I don't smoke pot and never have, but I think it should be legalized. Garrett Morris makes a very strong case for legalization, encapsulating pretty much everything I've ever said and more. The video quality itself is grainy and the subtitles could use spellcheck, but that's neither here nor there. Once again, the Saturday Night Live alum and New Orleans native doesn't disappoint.
Anyone familiar with SNL lore knows that Morris had probably the most high-profile freakouts while freebasing cocaine, etc. backstage in the 1970s. These days, he uses medical marijuana to treat issues like the bullet wound he nurses in his back from a 1994 robbery that nearly left him paralyzed. And he remains active in TV, movies and commercials alike, as well as on the comedy circuit.
But his personal regimen, for the most part, isn't how Morris makes his case. I've said in the past that many pro-legalization arguments are weak because they come down to, "I smoke weed and the cops should leave me alone." Which is fine, but it's preaching to the choir. Morris blames "Reefer Madness," racial connotations in the 1920s and current misinformation for pot's enduring illegality. He cites the legality of alcohol and cigarettes as proof that public peril is not the main driving force behind drug policy. He asserts that, if marijuana was legal, many prescription drugs would simply cease to exist, and that if regulated, pot would be even safer than it is. Oh, and there's the whole tax-revenue windfall.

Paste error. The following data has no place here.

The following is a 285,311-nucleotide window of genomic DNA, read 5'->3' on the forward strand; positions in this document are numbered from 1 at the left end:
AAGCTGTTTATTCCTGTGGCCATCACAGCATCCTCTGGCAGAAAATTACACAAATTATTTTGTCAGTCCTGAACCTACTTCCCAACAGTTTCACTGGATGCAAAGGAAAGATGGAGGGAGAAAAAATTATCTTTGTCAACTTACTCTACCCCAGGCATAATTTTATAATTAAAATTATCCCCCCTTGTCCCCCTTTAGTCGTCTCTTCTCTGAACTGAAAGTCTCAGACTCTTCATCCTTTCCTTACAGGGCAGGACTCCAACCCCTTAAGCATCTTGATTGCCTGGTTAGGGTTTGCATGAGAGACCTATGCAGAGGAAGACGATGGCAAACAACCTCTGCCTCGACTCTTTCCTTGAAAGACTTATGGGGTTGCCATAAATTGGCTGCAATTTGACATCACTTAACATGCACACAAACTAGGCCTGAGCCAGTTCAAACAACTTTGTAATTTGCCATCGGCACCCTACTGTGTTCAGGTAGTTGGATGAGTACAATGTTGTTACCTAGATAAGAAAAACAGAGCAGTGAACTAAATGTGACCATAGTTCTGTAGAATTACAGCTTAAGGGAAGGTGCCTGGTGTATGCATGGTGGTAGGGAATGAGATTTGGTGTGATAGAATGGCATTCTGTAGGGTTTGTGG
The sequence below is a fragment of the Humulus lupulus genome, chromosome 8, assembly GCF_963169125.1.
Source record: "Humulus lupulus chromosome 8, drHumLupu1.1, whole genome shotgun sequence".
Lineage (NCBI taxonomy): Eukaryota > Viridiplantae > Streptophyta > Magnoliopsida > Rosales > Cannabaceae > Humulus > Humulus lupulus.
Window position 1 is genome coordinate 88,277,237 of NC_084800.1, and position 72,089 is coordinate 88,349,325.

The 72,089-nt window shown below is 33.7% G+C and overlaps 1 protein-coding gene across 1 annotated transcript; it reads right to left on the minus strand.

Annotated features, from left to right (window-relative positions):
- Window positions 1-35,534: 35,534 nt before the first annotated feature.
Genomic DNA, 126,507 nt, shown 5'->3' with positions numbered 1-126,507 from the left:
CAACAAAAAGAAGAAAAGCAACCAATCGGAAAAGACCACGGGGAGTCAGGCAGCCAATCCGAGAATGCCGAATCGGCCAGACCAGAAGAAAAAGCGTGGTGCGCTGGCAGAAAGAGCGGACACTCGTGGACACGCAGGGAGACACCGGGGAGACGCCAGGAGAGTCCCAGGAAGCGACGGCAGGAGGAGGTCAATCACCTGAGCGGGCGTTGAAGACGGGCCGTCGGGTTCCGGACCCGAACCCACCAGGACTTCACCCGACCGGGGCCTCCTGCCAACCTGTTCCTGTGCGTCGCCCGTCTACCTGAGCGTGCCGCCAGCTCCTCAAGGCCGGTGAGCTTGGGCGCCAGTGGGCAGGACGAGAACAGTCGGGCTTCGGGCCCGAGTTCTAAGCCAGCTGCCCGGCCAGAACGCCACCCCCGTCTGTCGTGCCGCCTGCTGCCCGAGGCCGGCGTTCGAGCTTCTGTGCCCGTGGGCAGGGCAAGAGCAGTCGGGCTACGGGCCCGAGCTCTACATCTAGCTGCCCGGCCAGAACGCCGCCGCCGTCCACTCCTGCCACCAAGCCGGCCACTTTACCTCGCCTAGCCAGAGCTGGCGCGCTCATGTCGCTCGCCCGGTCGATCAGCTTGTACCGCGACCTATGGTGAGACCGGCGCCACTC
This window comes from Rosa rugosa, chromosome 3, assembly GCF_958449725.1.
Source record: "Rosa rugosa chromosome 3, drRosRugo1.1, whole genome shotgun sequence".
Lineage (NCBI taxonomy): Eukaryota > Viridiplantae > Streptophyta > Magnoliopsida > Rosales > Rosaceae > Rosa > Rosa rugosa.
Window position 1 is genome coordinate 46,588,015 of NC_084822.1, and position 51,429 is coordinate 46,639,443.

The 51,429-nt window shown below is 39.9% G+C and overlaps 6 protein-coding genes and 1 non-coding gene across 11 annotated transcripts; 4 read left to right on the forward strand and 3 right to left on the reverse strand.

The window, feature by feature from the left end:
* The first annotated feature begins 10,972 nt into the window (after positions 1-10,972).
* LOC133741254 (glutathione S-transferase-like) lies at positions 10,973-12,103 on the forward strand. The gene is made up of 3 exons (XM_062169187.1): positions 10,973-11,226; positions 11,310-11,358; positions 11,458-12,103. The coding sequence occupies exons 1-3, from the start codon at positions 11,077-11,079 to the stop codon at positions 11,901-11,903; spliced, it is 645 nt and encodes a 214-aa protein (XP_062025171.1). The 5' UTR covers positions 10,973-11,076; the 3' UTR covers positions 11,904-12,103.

In saying these things, Garrett might have unintentionally hit on precisely why pot is still illegal and probably will be for some time. Namely, the pharmaceutical lobby. But still, I think there's only so many years that such irrationality will stand up to intellectual scrutiny. Clearer heads will prevail in the end.